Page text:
The price of steaks might increase in Denmark because the country mulls about taxing beef and other red meats in its battle against climate change.

The Danish Council of Ethics, an independent body that advises the government, announced that Danes have an ethical obligation to reduce the impact of climate change and they could do this by lowering their red meat consumption.

"An effective response to climate-damaging foods that will also contribute to raising awareness of climate change must be united, which requires that society sends a clear signal through regulation," said Mickey Gjerris, a spokesman for the council.

All Types Of Red Meat Could Be Taxed In The Future

The majority of council members (14 of 17) said they support the "red meat tax." The council recommends an initial tax on beef, but will include other red meats in the future.

It added that other food products that will be deemed harmful to the environment could also be taxed.

"The Danish way of life is far from climate-sustainable, and if we are to live up to the Paris Agreement target of keeping the global temperature rise 'well' below 2 degrees Celsius, it is necessary both to act quickly and involve food," the council said.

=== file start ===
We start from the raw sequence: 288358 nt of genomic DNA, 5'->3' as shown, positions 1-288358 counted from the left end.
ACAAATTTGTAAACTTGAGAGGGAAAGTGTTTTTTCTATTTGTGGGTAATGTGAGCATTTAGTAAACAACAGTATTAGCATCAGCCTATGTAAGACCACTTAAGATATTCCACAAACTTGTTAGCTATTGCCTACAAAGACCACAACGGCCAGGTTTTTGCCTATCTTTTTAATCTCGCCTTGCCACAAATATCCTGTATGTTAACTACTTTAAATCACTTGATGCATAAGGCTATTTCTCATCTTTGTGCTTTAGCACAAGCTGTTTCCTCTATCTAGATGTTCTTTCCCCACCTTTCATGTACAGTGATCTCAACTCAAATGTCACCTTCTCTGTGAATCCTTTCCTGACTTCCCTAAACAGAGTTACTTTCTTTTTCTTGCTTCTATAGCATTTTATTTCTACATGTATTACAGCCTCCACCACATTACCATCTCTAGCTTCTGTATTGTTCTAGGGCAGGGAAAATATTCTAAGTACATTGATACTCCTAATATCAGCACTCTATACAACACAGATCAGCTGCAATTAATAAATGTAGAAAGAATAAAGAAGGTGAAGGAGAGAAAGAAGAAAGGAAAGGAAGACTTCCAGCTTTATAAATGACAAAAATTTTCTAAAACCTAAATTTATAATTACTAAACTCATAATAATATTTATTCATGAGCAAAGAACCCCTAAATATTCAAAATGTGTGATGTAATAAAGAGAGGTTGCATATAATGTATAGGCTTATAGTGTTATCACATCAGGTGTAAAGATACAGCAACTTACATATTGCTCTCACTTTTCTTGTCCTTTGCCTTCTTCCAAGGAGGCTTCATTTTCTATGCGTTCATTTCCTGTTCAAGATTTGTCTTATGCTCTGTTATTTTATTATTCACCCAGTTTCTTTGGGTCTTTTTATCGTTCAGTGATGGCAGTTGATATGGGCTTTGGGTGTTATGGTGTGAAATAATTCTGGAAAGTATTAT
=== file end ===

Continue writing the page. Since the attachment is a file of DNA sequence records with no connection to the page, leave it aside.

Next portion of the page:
Animal Agriculture: Key Driver Of Climate Change

Animal agriculture accounts for about 18 percent of all greenhouse gas emissions, which is more than the overall emissions from all types of transport across the globe, the UN Food and Agriculture Organization said.

It is a common notion that carbon dioxide emissions from fossil fuels are the key factor that contributes to the growing problem of global warming. Scientists, however, believe that there are other key factors that contribute to climate change, including global food production, animal agriculture and waste disposal.

Animal agriculture or farming may be one of the major key drivers of climate change. This produces two other main greenhouse gases, which are methane and nitrous oxide.

About 10 percent of all emissions are from cattle and more than 43,000 liters of fresh water are required to manufacture just 1 kg (2.2 pounds) of beef.

Photo: Michael Cannon | Flickr

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